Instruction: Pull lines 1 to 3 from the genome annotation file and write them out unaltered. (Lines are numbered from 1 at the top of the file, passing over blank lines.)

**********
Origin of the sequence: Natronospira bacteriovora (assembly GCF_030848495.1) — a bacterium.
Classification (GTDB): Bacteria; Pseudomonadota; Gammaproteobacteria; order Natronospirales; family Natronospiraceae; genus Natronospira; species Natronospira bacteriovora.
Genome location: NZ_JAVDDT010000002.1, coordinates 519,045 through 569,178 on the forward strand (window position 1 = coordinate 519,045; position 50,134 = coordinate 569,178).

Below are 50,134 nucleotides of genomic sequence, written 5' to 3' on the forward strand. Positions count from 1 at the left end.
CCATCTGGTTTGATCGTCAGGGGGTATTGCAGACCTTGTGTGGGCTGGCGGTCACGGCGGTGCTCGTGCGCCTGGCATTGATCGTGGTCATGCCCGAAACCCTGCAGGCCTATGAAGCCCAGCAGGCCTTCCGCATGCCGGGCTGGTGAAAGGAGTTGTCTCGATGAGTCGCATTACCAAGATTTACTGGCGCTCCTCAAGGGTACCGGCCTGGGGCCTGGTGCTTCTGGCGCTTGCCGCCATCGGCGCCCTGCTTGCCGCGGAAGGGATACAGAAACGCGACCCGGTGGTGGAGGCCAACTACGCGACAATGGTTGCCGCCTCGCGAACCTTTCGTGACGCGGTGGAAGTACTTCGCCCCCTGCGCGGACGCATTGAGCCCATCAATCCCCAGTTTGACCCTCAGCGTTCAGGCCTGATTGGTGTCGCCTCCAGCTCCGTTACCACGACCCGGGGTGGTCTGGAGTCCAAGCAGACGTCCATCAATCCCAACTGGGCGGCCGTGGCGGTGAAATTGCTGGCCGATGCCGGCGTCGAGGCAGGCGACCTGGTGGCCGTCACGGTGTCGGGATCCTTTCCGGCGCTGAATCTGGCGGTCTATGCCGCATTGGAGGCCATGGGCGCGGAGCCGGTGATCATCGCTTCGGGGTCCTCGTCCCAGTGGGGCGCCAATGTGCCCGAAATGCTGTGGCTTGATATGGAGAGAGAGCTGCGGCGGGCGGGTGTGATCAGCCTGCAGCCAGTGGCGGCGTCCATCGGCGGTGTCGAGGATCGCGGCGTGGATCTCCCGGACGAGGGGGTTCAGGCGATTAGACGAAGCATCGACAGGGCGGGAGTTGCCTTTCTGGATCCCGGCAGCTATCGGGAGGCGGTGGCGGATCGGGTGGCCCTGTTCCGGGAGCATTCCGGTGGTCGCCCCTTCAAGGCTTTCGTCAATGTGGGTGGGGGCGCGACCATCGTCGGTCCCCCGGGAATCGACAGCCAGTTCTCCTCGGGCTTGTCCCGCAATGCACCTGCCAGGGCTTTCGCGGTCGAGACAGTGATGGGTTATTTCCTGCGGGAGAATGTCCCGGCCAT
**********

Origin of the sequence: Natronospira bacteriovora (assembly GCF_030848495.1) — a bacterium.
Classification (GTDB): Bacteria; Pseudomonadota; Gammaproteobacteria; order Natronospirales; family Natronospiraceae; genus Natronospira; species Natronospira bacteriovora.
Genome location: NZ_JAVDDT010000002.1, coordinates 519,045 through 569,178 on the forward strand (window position 1 = coordinate 519,045; position 50,134 = coordinate 569,178).